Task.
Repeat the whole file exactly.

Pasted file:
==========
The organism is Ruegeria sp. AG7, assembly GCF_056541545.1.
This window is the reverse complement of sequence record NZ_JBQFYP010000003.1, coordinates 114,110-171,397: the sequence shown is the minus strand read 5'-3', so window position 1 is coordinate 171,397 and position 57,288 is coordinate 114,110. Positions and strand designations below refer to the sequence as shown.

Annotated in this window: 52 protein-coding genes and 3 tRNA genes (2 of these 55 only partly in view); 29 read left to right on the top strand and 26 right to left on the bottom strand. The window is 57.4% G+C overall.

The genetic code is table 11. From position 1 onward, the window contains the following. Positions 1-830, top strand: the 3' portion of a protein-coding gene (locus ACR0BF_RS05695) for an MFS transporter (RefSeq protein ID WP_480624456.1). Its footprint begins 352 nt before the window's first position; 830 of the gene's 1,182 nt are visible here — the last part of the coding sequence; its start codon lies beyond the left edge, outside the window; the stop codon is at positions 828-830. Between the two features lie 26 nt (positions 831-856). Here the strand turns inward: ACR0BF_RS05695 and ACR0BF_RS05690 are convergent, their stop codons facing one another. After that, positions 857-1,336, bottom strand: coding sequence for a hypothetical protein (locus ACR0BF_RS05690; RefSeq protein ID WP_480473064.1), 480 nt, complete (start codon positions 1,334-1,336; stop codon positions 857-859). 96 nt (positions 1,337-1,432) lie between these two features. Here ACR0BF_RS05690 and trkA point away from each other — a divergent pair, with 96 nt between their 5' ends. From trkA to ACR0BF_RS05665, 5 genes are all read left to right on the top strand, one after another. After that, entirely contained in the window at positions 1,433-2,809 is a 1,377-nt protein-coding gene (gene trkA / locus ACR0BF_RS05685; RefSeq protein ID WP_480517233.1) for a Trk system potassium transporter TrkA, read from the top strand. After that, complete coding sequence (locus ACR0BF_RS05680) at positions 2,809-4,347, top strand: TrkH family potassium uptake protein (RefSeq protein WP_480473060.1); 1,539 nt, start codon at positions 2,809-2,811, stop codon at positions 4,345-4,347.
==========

The organism is Ruegeria sp. AG7, assembly GCF_056541545.1.
This window is the reverse complement of sequence record NZ_JBQFYP010000003.1, coordinates 114,110-171,397: the sequence shown is the minus strand read 5'-3', so window position 1 is coordinate 171,397 and position 57,288 is coordinate 114,110. Positions and strand designations below refer to the sequence as shown.

Annotated in this window: 52 protein-coding genes and 3 tRNA genes (2 of these 55 only partly in view); 29 read left to right on the top strand and 26 right to left on the bottom strand. The window is 57.4% G+C overall.

The genetic code is table 11. From position 1 onward, the window contains the following. Positions 1-830, top strand: the 3' portion of a protein-coding gene (locus ACR0BF_RS05695) for an MFS transporter (RefSeq protein ID WP_480624456.1). Its footprint begins 352 nt before the window's first position; 830 of the gene's 1,182 nt are visible here — the last part of the coding sequence; its start codon lies beyond the left edge, outside the window; the stop codon is at positions 828-830. Between the two features lie 26 nt (positions 831-856). Here the strand turns inward: ACR0BF_RS05695 and ACR0BF_RS05690 are convergent, their stop codons facing one another. After that, positions 857-1,336, bottom strand: coding sequence for a hypothetical protein (locus ACR0BF_RS05690; RefSeq protein ID WP_480473064.1), 480 nt, complete (start codon positions 1,334-1,336; stop codon positions 857-859). 96 nt (positions 1,337-1,432) lie between these two features. Here ACR0BF_RS05690 and trkA point away from each other — a divergent pair, with 96 nt between their 5' ends. From trkA to ACR0BF_RS05665, 5 genes are all read left to right on the top strand, one after another. After that, entirely contained in the window at positions 1,433-2,809 is a 1,377-nt protein-coding gene (gene trkA / locus ACR0BF_RS05685; RefSeq protein ID WP_480517233.1) for a Trk system potassium transporter TrkA, read from the top strand. After that, complete coding sequence (locus ACR0BF_RS05680) at positions 2,809-4,347, top strand: TrkH family potassium uptake protein (RefSeq protein WP_480473060.1); 1,539 nt, start codon at positions 2,809-2,811, stop codon at positions 4,345-4,347.